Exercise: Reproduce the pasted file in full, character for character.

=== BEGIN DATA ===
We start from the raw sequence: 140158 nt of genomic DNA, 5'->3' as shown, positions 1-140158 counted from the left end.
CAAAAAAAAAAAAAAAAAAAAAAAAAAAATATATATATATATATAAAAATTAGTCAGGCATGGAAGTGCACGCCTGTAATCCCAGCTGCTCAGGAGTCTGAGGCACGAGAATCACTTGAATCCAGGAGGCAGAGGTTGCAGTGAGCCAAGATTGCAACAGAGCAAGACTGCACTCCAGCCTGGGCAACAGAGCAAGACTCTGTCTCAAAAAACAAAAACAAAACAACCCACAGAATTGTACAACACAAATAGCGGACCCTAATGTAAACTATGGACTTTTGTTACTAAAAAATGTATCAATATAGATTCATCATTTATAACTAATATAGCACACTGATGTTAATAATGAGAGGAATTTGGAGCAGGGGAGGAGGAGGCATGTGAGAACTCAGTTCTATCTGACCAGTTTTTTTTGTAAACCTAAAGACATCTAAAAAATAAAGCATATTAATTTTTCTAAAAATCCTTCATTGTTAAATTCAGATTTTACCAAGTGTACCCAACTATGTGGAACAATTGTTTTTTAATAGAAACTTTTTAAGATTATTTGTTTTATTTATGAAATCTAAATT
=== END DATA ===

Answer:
We start from the raw sequence: 140158 nt of genomic DNA, 5'->3' as shown, positions 1-140158 counted from the left end.
CAAAAAAAAAAAAAAAAAAAAAAAAAAAATATATATATATATATAAAAATTAGTCAGGCATGGAAGTGCACGCCTGTAATCCCAGCTGCTCAGGAGTCTGAGGCACGAGAATCACTTGAATCCAGGAGGCAGAGGTTGCAGTGAGCCAAGATTGCAACAGAGCAAGACTGCACTCCAGCCTGGGCAACAGAGCAAGACTCTGTCTCAAAAAACAAAAACAAAACAACCCACAGAATTGTACAACACAAATAGCGGACCCTAATGTAAACTATGGACTTTTGTTACTAAAAAATGTATCAATATAGATTCATCATTTATAACTAATATAGCACACTGATGTTAATAATGAGAGGAATTTGGAGCAGGGGAGGAGGAGGCATGTGAGAACTCAGTTCTATCTGACCAGTTTTTTTTGTAAACCTAAAGACATCTAAAAAATAAAGCATATTAATTTTTCTAAAAATCCTTCATTGTTAAATTCAGATTTTACCAAGTGTACCCAACTATGTGGAACAATTGTTTTTTAATAGAAACTTTTTAAGATTATTTGTTTTATTTATGAAATCTAAATT